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Let be $d>0$ an integer number and consider the Cartesian product $\mathbb Z^d$ as metric space, with the distance between $x,y\in\mathbb Z^d$ given by $\|x-y\|_1=\sum_{j=0}^d|x_j-y_j|$.

Let be $g:[0,\infty)\to\mathbb [0,\infty)$ a function having the two following properties:

1) $\sum_{z\in \mathbb Z^d}g(\|z\|_1)$ is convergent;

2) there is a positive constant $K\in \mathbb R$ (which depends only on $g$) such that for any $x,y\in\mathbb Z^d$, we have
$$ \sum_{z\in\mathbb Z^d}g(\|x-z\|_1)g(\|z-y\|_1)\leq K g(\|x-y\|_1), $$

Question: Can we determine lower bounds for the ratio decay of $g(\|x-y\|_1)$ when $\|x-y\|_1$ goes to infinity ?

Examples:

Ex1: For any $\varepsilon>0$ $$ g(\|z\|_1)=\frac{1}{1+\|z\|_1^{d+\varepsilon}} $$ has the properties 1 and 2.

For the other hand, $$ g(\|z\|_1)=e^{-r\|z\|_1}, $$ where $r>0$, breaks the property 2.

Edit:

I added the Toeplitz operator tag, because of the asymptotic behavior for $g$ (in terms of the lower bounds) could be obtained thinking $g(\|x-y\|_1)$ as matrix elements of a Toeplitz operator $A:L^p(\mathbb Z^d,2^{\mathbb Z^d},\sharp)\to L^p(\mathbb Z^d,2^{\mathbb Z^d},\sharp)$. In fact, in this point of view, we ask for lower bounds for the entries of a Toeplitz operator satisfying $(A^2)_{xy}\leq K A_{xy}$, where $(A^2)_{xy}$ is the $xy$ element of the matrix $A^2$.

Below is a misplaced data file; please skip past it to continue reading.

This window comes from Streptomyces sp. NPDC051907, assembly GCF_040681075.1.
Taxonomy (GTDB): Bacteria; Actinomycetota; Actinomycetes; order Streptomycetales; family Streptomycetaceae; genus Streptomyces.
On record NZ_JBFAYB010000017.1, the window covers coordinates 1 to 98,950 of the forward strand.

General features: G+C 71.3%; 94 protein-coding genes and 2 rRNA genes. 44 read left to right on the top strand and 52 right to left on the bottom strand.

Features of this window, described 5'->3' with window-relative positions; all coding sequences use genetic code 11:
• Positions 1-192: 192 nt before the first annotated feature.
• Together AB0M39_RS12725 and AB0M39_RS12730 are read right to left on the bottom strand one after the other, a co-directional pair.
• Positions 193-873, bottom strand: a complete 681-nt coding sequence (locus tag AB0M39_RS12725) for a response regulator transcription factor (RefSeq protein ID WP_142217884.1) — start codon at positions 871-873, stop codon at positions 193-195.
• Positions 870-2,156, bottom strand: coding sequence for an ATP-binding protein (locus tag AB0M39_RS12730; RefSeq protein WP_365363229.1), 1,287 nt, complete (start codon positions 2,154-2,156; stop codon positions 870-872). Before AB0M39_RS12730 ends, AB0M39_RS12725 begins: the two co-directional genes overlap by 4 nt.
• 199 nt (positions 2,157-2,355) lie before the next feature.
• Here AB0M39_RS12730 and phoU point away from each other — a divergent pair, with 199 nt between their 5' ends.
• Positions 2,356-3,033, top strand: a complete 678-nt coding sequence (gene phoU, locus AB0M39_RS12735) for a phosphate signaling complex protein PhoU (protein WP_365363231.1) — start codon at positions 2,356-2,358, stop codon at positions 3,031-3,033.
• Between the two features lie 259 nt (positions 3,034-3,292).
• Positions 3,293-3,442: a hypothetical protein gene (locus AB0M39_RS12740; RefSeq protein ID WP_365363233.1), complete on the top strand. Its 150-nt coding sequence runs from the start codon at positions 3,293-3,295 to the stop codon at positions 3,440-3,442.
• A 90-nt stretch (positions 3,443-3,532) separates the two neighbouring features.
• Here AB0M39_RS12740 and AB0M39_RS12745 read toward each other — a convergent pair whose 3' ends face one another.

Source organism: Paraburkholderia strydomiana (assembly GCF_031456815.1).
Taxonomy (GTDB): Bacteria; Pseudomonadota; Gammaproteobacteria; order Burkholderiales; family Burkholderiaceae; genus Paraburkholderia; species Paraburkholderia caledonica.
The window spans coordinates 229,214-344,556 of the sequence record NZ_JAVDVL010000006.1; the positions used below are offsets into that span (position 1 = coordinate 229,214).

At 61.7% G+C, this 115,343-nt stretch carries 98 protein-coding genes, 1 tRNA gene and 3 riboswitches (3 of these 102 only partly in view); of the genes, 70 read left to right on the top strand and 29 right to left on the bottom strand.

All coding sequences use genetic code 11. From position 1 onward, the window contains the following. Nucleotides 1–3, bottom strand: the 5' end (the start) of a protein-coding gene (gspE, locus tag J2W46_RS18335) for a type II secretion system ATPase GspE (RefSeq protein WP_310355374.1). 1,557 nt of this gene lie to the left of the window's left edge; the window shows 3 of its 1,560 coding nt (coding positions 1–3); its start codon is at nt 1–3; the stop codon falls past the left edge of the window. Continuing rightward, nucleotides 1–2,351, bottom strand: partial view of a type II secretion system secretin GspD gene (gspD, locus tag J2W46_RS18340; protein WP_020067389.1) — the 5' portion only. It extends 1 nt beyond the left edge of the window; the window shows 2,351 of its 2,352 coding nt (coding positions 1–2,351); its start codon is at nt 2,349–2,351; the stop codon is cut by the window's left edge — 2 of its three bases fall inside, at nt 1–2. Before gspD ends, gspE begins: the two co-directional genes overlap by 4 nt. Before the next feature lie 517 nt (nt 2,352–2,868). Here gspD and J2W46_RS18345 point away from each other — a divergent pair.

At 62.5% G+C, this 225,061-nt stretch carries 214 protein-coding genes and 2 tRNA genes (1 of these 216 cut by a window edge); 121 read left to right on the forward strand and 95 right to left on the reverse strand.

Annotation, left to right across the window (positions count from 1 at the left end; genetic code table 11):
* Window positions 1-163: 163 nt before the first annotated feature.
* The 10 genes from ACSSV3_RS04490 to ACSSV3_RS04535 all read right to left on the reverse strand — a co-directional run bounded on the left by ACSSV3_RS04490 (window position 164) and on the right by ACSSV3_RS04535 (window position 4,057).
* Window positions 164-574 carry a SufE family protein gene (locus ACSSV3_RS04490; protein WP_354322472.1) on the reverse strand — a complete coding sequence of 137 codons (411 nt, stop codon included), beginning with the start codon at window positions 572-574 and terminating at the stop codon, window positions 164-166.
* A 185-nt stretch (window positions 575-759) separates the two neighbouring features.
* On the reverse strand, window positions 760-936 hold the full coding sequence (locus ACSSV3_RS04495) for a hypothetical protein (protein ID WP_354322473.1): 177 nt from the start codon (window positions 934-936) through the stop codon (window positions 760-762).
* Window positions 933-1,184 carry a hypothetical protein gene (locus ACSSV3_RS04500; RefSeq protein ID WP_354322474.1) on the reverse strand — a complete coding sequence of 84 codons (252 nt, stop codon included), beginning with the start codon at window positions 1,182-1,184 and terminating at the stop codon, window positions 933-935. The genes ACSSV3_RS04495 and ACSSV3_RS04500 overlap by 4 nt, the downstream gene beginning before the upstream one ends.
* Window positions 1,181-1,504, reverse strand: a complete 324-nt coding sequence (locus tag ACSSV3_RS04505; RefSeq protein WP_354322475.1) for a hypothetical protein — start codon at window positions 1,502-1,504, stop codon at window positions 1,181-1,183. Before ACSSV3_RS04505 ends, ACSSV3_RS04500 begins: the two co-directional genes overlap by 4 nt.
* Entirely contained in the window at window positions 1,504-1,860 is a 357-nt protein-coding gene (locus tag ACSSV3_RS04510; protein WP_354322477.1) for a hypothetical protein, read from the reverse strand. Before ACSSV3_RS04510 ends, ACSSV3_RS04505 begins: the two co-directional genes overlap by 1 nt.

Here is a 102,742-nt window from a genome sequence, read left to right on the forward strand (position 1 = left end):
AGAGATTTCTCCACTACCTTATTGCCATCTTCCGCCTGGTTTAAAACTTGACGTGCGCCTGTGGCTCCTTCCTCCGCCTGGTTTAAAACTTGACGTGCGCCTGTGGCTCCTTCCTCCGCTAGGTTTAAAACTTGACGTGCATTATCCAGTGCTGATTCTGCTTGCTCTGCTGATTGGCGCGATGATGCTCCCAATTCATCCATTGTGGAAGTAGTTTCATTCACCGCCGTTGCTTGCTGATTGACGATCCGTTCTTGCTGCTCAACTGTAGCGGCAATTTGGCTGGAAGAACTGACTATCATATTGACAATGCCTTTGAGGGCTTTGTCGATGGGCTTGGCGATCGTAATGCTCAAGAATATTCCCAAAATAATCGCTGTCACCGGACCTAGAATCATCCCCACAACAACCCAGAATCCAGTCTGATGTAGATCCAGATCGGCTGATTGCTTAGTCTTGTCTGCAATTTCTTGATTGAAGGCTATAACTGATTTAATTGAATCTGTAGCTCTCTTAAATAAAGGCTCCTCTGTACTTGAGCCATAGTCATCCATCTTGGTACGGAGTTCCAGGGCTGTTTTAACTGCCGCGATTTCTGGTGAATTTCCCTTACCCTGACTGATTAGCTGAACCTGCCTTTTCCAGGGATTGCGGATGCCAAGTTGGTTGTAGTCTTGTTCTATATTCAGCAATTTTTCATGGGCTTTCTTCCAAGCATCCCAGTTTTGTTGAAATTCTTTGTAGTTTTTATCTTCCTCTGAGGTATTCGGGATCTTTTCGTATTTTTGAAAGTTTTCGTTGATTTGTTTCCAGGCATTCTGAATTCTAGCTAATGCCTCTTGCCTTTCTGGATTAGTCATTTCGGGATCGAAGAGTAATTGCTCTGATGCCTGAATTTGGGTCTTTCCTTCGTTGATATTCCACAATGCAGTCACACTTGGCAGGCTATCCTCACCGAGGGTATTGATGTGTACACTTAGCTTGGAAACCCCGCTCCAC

Remark: The issues pointed out by Thomas Kragh in the comments were fixed by not considering $g$ as a function of space $\mathbb Z^d$ and requiring it to be positive.

Any reference or help, even for partial answer is very welcome.

share|improve this question
    
What is $x-z$ when $z \in \mathbb{Z}^d$ and $x\in \mathbb{Z}$? and if $d\neq 2$ what is $g(x,y)$? If you mean $x,y\in \mathbb{Z}^d$ then again what is $g(x,y)$ for any $d$? –  Thomas Kragh Apr 27 '10 at 8:23
    
Sorry for the mistypes. I edited the question correcting it. So $g(x,y)$ should be $g(x-y)$ and $x$ and $y$ in fact, belongs to $\mathbb Z^d$. –  Leandro Apr 27 '10 at 8:43
    
but now 2 implies a stronger 2 where $K=0$. Indeed $\sum g(x-z)g(z-y) = \sum g(x+y-z)g(z)$ which for fixed $x+y$ can have $x-y$ going to infinity, so the left hand side is always zero. –  Thomas Kragh Apr 27 '10 at 9:17

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